Alice Henrietta Gertrude Basten was born in Auckland on 24 January 1876, one of five children of Rachel Lang and her husband, George John Basten, a coachbuilder. Her father died in 1893 and her mother supported the family with a boarding house in Vincent Street. She was the strongest influence in Alice’s life. Around 1914 she acquired Rexcourt in Symonds Street and ran a successful boarding house there in addition to her other property.
Alice went to the public school in Wellesley Street and later took night classes in typing and shorthand. By 1898 she had moved to Coromandel to take up a position as secretary to Francis Hodge, a mining engineer who had the management of several mines in the district. In this fairly cut-throat business 'Miss Basten' became known for her incorruptibility and her ability to maintain confidentiality. Outside of work she belonged to the local Mutual Improvement Society, where she contributed satirical and other poetic offerings.
When Hodge closed his Coromandel office in 1904 Alice returned home to Auckland, where she worked as a secretary. By 1910 she and her sister Caroline had established a business as reporters, typists and accountants in Queen Street. For some years they were the only women public accountants and auditors in the country. Both had qualified as associates of the Public Accountants of New Zealand by 1911. The business also incorporated a commercial college and the Bastens trained hundreds of young women in office practice. The college closed in 1922, although the sisters remained in business until the 1940s.
Alice's interest in women's organisations and politics is apparent in her membership of the Civic League, Auckland, founded in 1913, and the Auckland Women's Club, founded in 1919. These associations brought her into contact with leading women activists such as Ellen Melville, Jessie Gunson and Lucinda Wilson. She also joined the Auckland Hospital Auxiliary, which she represented at the Auckland branch of the National Council of Women of New Zealand (NCW) in the early 1920s. In 1924 she became a member of the executive of the local NCW and in 1925 branch vice president; that year she was elected national secretary. She remained active locally through the 1930s, and in 1943–44 was the branch president. She also audited the NCW accounts.
In 1927 Alice became the third woman to be elected to the Auckland City Council. She stood with endorsements from the Protestant Political Association of New Zealand and the Progressive Citizens, but saw herself as a spokesperson on women’s issues rather than as a party person. She was re-elected to the council until the Labour landslide of 1935. She served on the Parks and Reserves and Library committees and took a particular interest in the building of women's restrooms. She also fought for the right for women to carry collapsible prams onto trams. This was a heated issue in a number of towns in the 1920s when many tram drivers and conductors refused to help women struggling with public transport.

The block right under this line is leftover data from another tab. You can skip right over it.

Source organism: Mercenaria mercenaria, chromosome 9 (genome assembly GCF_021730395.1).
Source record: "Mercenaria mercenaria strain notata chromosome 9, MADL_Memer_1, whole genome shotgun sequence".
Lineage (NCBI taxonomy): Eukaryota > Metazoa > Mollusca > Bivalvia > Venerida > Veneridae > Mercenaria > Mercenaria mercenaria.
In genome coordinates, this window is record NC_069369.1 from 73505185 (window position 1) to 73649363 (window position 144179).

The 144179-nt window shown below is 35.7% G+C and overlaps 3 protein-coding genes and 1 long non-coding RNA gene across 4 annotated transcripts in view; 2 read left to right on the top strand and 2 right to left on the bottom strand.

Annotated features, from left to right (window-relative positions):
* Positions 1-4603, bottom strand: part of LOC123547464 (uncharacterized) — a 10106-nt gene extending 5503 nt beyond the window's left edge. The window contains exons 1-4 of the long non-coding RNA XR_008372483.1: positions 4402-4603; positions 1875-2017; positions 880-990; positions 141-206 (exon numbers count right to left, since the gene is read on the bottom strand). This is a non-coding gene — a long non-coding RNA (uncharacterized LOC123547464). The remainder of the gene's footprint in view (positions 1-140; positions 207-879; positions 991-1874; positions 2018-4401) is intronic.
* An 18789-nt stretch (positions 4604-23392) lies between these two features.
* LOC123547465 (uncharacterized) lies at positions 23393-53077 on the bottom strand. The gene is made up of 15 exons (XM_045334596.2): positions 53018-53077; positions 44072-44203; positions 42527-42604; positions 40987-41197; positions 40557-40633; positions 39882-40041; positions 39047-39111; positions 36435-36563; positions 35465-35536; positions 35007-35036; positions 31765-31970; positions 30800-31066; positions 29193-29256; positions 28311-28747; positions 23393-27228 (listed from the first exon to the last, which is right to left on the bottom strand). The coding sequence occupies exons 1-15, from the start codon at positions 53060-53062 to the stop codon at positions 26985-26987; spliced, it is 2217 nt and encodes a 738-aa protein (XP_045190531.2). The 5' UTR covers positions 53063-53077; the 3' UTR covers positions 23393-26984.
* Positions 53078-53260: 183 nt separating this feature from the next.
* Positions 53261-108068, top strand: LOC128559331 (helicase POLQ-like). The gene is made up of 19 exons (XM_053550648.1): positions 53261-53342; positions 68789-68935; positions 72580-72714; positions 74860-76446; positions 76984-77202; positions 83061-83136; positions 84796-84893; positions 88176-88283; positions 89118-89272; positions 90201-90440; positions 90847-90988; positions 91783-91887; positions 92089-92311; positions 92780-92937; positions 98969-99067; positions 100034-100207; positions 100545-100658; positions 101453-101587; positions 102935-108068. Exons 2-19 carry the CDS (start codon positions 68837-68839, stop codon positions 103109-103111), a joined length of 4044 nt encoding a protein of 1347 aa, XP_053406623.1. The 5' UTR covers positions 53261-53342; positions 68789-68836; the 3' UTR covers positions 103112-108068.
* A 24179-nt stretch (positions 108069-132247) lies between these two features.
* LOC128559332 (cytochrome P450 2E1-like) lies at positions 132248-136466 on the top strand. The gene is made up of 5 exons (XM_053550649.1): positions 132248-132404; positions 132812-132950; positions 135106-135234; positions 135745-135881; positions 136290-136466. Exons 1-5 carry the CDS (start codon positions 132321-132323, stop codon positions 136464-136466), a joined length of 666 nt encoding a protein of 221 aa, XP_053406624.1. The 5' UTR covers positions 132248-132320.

In January 1931 Basten was made a justice of the peace. In June that year she joined the executive of the Auckland Unemployed Women's Emergency Committee, formed to assist unemployed women and girls. However, she resigned in October when a lack of funds forced it to close its unemployment register and hand its work over to the YWCA. In October 1934 she joined a 12-women delegation, led by Elsie Andrews, who represented women teachers, to the third conference of the Pan-Pacific Women's Association. She was also a member of the Tamaki Women's Progressive League and of the Navy League. After losing her city council seat she focused her attention on her many women's and community organisations.
Alice Basten was one of an old type of independent woman working within a particular sphere of a mainly man's world, while drawing support and friendship from a network of women. She used business and local body politics to provide opportunities for women and to improve their material conditions. She never married and died in Auckland on 6 March 1955.